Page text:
This article is part of our Rising Star Portfolios series.

When it came to recommending TriQuint Semiconductor (Nasdaq: TQNT) yesterday, my timing could have been better. Hot off my recommendation, I learned that the company had struck out on the Verizon (NYSE: VZ) edition of the iPhone 4. However, before anyone jumps off any ledges, it's worth examining not only what might have caused TriQuint to lose its spot in the iPhone, but also what that means for the company going forward.

The situation
In the previous iPhone 4 model, TriQuint split duties with Skyworks (Nasdaq: SWKS). According to teardowns from research firm iSuppli, Skyworks supplied three power amplifiers, and TriQuint had two. Preliminary teardowns of the newest iPhone find no TriQuint chips within.

There could be many reasons for losing content in Verizon's iPhone, but realistically, all signs point to capacity constraints. As I noted in yesterday's buy recommendation, TriQuint's Oregon fabrication facility is running near full capacity, and it looks like TriQuint was unable to meet demand for the CDMA iPhone from Apple (Nasdaq: AAPL). That's disappointing, but not completely unexpected. The company had previously mentioned having to turn customers away because of surging demand within its mobile-devices division.

What's the damage?
While the news might come as a gut-punch to some investors, it's important to note that TriQuint's a victim of its own success. I love component companies with advantageous positions within the iPhone, not only because demand for the devices is surging, but also because Apple releases a consistent model with a full year of production. Compare that to, say, winning a contract with the newest Motorola Mobility (NYSE: MMI) Droid phone. The phone might be promoted by a carrier for a few months, but then a new flagship product will come online, and Motorola's back to a new redesign. The iPhone is always the flagship phone across each year's model.

Of course, there's a downside: Companies losing out on the iPhone are shut out for the year. In the Verizon iPhone 4, however, the lifespan should be shorter, since Apple will be readying a redesigned iPhone 5 for midyear. For TriQuint, that makes the lost sockets in Verizon's iPhone 4 a more temporary situation.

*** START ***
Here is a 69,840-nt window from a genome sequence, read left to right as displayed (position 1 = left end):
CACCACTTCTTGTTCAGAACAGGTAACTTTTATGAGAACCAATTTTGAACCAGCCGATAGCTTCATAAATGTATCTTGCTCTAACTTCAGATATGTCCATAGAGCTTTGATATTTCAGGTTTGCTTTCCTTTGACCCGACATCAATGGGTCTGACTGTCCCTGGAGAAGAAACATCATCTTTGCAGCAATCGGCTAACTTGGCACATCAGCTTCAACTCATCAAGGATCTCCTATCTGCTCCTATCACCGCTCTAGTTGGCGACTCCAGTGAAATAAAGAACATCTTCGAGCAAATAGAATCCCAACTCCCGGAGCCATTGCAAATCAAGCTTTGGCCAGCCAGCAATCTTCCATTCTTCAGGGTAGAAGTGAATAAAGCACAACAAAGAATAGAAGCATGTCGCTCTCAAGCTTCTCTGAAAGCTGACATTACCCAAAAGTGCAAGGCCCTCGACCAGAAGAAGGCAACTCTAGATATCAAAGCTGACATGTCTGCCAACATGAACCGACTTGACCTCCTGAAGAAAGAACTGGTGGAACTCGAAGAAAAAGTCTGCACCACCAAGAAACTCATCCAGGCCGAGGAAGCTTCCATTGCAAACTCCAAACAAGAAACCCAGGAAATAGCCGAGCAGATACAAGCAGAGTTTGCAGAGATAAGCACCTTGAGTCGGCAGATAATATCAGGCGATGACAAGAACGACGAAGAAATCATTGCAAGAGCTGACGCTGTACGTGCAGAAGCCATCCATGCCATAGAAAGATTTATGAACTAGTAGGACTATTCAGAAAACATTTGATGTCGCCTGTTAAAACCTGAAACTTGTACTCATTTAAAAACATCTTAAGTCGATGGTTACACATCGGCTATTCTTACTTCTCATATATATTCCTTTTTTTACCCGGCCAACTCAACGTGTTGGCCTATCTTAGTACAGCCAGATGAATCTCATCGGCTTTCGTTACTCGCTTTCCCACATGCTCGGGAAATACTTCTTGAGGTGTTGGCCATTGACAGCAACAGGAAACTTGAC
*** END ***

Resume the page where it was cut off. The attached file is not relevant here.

Long-term, it's far more important that TriQuint maintain a solid relationship with Apple than chase a win that could damage its relationship with the company, should TriQuint prove unable to perform. Some 80% of the world's networks use the GSM and WCDMA setup employed by AT&T. Holding that contract means far more to TriQuint's future.

Is the GSM contract in trouble?
I don't want to discount the pain of losing a design win with Apple. Whatever the situation, that's not a happy event. However, I still strongly believe that it's in Apple's best interests to spread out its radio-frequency chip contracts. With a longer lead time before iPhone 5 ramps, and capacity coming online throughout the second half of the year, I wouldn't assume that today's events mean that TriQuint will lose a place in the iPhone 5. It's always a possibility, but it seems counter to Apple's best interests.

Even after today's news, I'm still a fan of the RF industry and the positive dynamics it should enjoy throughout 2011. It's never fun to see a recommendation immediately drop 5% the following day, but this is a volatile industry where big wins and losses are common. That was part of my rationale for broadening out from Cirrus Logic (Nasdaq: CRUS) to TriQuint -- to get component-supplier diversity.

Likewise, if you find yourself with an outsized position in any semiconductor stock, it's wise to move your eggs into several baskets. If you like the RF industry, but today's announcement gave you a bit of a panic attack, maybe Skyworks Solutions would better suit your investing style. Skyworks is a leader in the field, which often brings a bit more stability.

In any case, I'm going forward with my TriQuint buy. There might be some choppy waters ahead, but I think if we look back on the company in a year, today will be less of a "canary in the coal mine" situation, and more of a speed bump.

If you'd like to continue following my thoughts on TriQuint, please subscribe to my Twitter account @bleekertech, where I'll post links to my updates on the company and other players in the mobile field.

Eric Bleeker owns shares of Cirrus Logic. Apple is a Motley Fool Stock Advisor recommendation. The Fool has written puts on Apple. The Fool owns shares of Apple, and Cirrus Logic. Try any of our Foolish newsletter services free for 30 days. We Fools may not all hold the same opinions, but we all believe that considering a diverse range of insights makes us better investors. The Motley Fool has a disclosure policy.